The basic form of an elevator may be traced back all the way to the Middle Ages, when a basket of some sort was lifted through a pulley system. The modern-day elevator wasn't introduced until the 1800s, when hydraulic or steam plungers worked to lift a platform. Since then, the elevator has transformed into a fast-moving component vital for the swift transport of people in buildings of all sizes. Due to the numerous movable parts within an elevator, elevator technicians are required to ensure the machine operates smoothly and safely. If you are interested in becoming an elevator technician, also known as an elevator constructor, you must undergo specialized training offered at vocational schools throughout the United States.
Enroll in an elevator technician apprenticeship program. This program typically lasts four years and provides you with a combination of classroom lectures and on-the-job training. Throughout most of the apprenticeship program, you will be paired with a licensed elevator technician and will shadow him throughout his daily work. Eventually, you will perform basic duties of an elevator technician while being supervised by a licensed technician. The U.S. Department of Labor states aspiring technicians are typically required to have a high school diploma; however, those with higher education typically advance faster than those with only a high school diploma. Apply for an elevator technician apprenticeship program by contacting your state's Apprenticeship and Training Division or the National Elevator Industry Educational Program, which requires you to pass the Elevator Industry Aptitude Test.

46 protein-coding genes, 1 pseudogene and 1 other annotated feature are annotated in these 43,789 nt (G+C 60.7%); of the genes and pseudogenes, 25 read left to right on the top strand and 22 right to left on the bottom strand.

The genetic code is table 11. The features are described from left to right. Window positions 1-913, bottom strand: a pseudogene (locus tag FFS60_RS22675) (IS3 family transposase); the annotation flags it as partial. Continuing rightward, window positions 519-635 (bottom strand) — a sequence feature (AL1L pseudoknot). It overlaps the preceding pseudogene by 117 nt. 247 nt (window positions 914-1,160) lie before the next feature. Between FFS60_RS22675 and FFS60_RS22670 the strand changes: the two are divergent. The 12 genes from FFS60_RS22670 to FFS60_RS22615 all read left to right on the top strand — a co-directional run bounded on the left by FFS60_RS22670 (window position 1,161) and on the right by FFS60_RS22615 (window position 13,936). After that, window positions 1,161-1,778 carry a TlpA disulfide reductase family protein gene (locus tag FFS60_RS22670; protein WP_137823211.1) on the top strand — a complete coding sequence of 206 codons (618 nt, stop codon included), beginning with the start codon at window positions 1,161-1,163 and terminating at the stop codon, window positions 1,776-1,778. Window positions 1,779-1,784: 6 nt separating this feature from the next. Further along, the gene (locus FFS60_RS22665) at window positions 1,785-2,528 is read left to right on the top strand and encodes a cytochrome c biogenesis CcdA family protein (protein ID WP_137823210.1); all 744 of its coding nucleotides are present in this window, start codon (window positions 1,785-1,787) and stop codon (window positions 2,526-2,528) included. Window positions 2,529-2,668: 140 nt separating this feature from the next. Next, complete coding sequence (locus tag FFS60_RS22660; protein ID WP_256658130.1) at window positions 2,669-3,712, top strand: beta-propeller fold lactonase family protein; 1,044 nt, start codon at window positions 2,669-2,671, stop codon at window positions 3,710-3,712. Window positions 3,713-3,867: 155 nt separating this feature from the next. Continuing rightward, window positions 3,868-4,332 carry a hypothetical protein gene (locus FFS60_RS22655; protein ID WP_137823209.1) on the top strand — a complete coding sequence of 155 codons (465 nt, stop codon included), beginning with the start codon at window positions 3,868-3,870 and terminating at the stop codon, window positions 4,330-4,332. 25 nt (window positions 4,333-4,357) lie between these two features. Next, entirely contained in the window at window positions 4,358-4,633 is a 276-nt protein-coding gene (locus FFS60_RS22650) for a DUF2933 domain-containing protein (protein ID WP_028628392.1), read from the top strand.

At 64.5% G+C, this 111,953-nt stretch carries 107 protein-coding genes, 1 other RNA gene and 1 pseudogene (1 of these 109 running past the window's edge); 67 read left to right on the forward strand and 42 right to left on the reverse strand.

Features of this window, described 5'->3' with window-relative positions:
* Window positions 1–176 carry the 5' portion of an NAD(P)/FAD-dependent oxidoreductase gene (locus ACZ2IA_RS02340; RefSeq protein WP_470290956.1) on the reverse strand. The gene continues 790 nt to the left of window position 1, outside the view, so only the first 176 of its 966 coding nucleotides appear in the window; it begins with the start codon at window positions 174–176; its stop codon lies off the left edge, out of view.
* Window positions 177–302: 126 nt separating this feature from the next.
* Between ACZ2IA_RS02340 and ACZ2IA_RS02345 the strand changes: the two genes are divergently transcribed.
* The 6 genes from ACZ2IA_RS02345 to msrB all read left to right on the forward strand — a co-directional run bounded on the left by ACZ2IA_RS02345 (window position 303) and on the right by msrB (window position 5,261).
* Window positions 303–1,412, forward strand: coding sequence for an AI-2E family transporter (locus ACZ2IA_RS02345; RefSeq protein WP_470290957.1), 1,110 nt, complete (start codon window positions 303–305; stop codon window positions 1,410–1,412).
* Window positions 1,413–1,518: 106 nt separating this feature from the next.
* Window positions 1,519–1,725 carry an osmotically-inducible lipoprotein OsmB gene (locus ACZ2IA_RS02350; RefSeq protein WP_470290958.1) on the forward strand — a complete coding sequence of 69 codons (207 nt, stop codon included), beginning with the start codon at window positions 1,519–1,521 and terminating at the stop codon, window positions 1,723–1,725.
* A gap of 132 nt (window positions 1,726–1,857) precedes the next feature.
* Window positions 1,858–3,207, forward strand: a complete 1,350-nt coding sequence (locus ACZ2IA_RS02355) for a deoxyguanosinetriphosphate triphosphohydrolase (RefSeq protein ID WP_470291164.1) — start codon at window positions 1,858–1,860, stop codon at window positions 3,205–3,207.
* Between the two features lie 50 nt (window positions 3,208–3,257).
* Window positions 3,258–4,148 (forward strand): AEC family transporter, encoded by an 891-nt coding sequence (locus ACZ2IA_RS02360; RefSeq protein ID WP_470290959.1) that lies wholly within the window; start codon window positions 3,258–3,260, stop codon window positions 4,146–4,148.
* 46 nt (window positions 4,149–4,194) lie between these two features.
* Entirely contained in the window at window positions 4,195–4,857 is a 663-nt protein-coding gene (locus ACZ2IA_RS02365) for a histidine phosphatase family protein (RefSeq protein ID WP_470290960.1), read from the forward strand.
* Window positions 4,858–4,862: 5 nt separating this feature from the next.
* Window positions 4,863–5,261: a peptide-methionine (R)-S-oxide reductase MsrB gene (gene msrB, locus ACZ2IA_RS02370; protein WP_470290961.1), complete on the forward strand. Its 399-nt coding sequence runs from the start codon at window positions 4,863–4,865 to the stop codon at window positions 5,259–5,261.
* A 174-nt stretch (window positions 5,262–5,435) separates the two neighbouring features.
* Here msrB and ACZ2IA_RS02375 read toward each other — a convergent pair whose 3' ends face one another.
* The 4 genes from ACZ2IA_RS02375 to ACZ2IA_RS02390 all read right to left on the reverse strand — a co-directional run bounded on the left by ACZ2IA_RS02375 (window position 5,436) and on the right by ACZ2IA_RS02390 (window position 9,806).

Check your state's licensing board to determine if you must hold an elevator technician license. If your state requires a license, you will be required to pass a written examination, which tests your knowledge of technical limitations, installation procedures and other vital information a technician must know. You may also be required to pay a licensing fee and meet other educational requirements.
Obtain a nationally recognized certification as an elevator technician. The U.S. Department of Labor states that on completing an apprenticeship program, you are awarded a journeyworker certificate, which is recognized throughout the nation; however, you may be required to obtain additional certification. The National Association of Elevator Contractors offers a Certified Elevator Technician, or CET, certificate, which requires completion of two levels of testing. Check with your state to determine if this certification is required for employment as an elevator technician. Once you have gained all necessary certification, you may work in your state as a certified elevator technician.
Tips & Warnings
- Contact the National Association of Elevator Contractors regarding the CET examination to determine if this is best route for you.
- Avoid scams promising a "fast-track" to certification. No matter where you live, you will spend a minimum of four years training for this career.
- Photo Credit Jupiterimages/Comstock/Getty Images
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